Evolution and Ontogeny of Game Characters

Over time, even game characters evolve.

The change in these Nintendo characters since their birth display the universal sequence we see in evolution and biological development. Organisms go from general indistinctness to ever greater and sharper distinctness.


We can read these shifts in Mario, Link and Donkey Kong as if they occurred in real organisms. A similar pattern occurs both in an individual as it grows from embryo to adult, and in life as a whole as species evolve from generalized organism to specialized one. This parallel pattern is sometimes known as recapitulation theory. In short form it says "ontogeny recapitulates phylogeny." In other words the development of the individual embryo (ontogeny) rehearses the development of the species (phylogeny). For instance, in embryo humans have gill structures which suggests that in embryo humans replay our earlier evolutionary past "fish" form. Scientifically, this is an exaggeration, and very few organisms actually recapitulate their evolution, but in broad soft strokes there is a truth to it.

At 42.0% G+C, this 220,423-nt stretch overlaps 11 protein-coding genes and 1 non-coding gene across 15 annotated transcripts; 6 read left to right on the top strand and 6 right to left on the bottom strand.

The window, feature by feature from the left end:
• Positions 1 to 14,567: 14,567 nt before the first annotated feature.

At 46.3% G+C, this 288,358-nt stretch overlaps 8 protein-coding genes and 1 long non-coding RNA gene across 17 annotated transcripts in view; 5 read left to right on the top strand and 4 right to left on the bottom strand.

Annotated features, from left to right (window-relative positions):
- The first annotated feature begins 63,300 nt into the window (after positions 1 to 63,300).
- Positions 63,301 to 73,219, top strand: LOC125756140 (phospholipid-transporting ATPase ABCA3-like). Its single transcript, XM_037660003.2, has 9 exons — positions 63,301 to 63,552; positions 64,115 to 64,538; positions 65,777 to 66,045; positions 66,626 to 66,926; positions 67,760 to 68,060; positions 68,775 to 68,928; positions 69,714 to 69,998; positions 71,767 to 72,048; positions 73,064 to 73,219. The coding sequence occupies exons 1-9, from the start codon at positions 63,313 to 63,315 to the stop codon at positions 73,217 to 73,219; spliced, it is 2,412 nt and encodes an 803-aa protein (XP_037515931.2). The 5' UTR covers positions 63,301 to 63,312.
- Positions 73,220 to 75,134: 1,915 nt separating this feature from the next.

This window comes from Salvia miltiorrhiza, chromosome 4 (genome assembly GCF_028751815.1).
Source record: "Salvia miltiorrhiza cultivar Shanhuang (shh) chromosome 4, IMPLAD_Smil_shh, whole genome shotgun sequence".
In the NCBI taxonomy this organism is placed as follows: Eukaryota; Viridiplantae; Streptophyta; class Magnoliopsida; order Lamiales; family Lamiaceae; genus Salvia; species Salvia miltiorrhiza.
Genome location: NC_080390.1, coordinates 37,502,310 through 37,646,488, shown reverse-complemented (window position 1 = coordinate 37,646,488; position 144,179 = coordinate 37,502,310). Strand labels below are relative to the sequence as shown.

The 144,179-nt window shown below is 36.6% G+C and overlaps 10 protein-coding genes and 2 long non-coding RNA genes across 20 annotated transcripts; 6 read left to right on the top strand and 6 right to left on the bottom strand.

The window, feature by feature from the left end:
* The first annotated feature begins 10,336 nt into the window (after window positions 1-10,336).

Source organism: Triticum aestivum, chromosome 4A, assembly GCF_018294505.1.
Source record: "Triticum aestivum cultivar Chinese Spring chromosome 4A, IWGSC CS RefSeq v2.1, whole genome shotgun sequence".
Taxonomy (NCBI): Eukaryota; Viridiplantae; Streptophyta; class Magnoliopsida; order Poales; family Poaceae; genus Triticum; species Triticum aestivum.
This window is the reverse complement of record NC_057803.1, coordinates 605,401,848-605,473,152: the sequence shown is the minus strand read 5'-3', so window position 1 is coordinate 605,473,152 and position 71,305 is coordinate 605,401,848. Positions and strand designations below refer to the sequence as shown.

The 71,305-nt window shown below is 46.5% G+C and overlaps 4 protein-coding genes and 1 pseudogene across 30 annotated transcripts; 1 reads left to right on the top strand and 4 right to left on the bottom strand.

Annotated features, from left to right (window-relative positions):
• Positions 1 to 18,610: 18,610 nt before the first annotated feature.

The general trend in evolution is to move from generalization to specialization. From simple structure to complex. And from indistinct to distinct.  That movement is seen very clearly in this timeline of Nintendo characters. They start out as embryonic balls, with generalized parts. An eye is a single pixel to begin with. Later on it becomes multi-pixeled, and later each pixel is doing something different -- different color and function. Hands move from a few general indistinct pixels to more complex forms with specialized parts -- fingers, wrists, etc.

It is not hard to forecast the next steps in this evo-devo. More specialization, sharper distinctions, additional complexity.

Image found on Kontraband


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